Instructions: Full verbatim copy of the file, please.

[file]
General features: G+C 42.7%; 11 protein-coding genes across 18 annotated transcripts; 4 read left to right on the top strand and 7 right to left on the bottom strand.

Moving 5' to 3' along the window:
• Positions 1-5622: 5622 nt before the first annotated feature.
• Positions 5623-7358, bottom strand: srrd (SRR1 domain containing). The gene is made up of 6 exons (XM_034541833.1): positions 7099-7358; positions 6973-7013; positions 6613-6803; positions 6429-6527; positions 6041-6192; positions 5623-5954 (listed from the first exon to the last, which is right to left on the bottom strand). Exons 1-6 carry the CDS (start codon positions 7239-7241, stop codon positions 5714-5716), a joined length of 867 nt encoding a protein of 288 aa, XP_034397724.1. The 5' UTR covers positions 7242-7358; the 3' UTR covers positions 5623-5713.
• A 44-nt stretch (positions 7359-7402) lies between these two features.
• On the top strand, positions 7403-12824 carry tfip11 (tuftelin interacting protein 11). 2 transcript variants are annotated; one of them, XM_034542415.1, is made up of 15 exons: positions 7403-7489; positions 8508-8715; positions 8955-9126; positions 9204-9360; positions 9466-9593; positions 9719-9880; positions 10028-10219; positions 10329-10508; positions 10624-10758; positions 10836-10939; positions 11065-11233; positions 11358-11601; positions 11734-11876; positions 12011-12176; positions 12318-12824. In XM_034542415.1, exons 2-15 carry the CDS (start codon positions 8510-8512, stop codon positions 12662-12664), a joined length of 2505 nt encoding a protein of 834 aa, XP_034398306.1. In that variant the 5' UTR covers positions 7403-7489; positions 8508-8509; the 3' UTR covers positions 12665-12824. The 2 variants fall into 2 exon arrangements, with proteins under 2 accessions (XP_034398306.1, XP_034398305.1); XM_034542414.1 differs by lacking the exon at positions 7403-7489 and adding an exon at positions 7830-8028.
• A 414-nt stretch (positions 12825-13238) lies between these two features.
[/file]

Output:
General features: G+C 42.7%; 11 protein-coding genes across 18 annotated transcripts; 4 read left to right on the top strand and 7 right to left on the bottom strand.

Moving 5' to 3' along the window:
• Positions 1-5622: 5622 nt before the first annotated feature.
• Positions 5623-7358, bottom strand: srrd (SRR1 domain containing). The gene is made up of 6 exons (XM_034541833.1): positions 7099-7358; positions 6973-7013; positions 6613-6803; positions 6429-6527; positions 6041-6192; positions 5623-5954 (listed from the first exon to the last, which is right to left on the bottom strand). Exons 1-6 carry the CDS (start codon positions 7239-7241, stop codon positions 5714-5716), a joined length of 867 nt encoding a protein of 288 aa, XP_034397724.1. The 5' UTR covers positions 7242-7358; the 3' UTR covers positions 5623-5713.
• A 44-nt stretch (positions 7359-7402) lies between these two features.
• On the top strand, positions 7403-12824 carry tfip11 (tuftelin interacting protein 11). 2 transcript variants are annotated; one of them, XM_034542415.1, is made up of 15 exons: positions 7403-7489; positions 8508-8715; positions 8955-9126; positions 9204-9360; positions 9466-9593; positions 9719-9880; positions 10028-10219; positions 10329-10508; positions 10624-10758; positions 10836-10939; positions 11065-11233; positions 11358-11601; positions 11734-11876; positions 12011-12176; positions 12318-12824. In XM_034542415.1, exons 2-15 carry the CDS (start codon positions 8510-8512, stop codon positions 12662-12664), a joined length of 2505 nt encoding a protein of 834 aa, XP_034398306.1. In that variant the 5' UTR covers positions 7403-7489; positions 8508-8509; the 3' UTR covers positions 12665-12824. The 2 variants fall into 2 exon arrangements, with proteins under 2 accessions (XP_034398306.1, XP_034398305.1); XM_034542414.1 differs by lacking the exon at positions 7403-7489 and adding an exon at positions 7830-8028.
• A 414-nt stretch (positions 12825-13238) lies between these two features.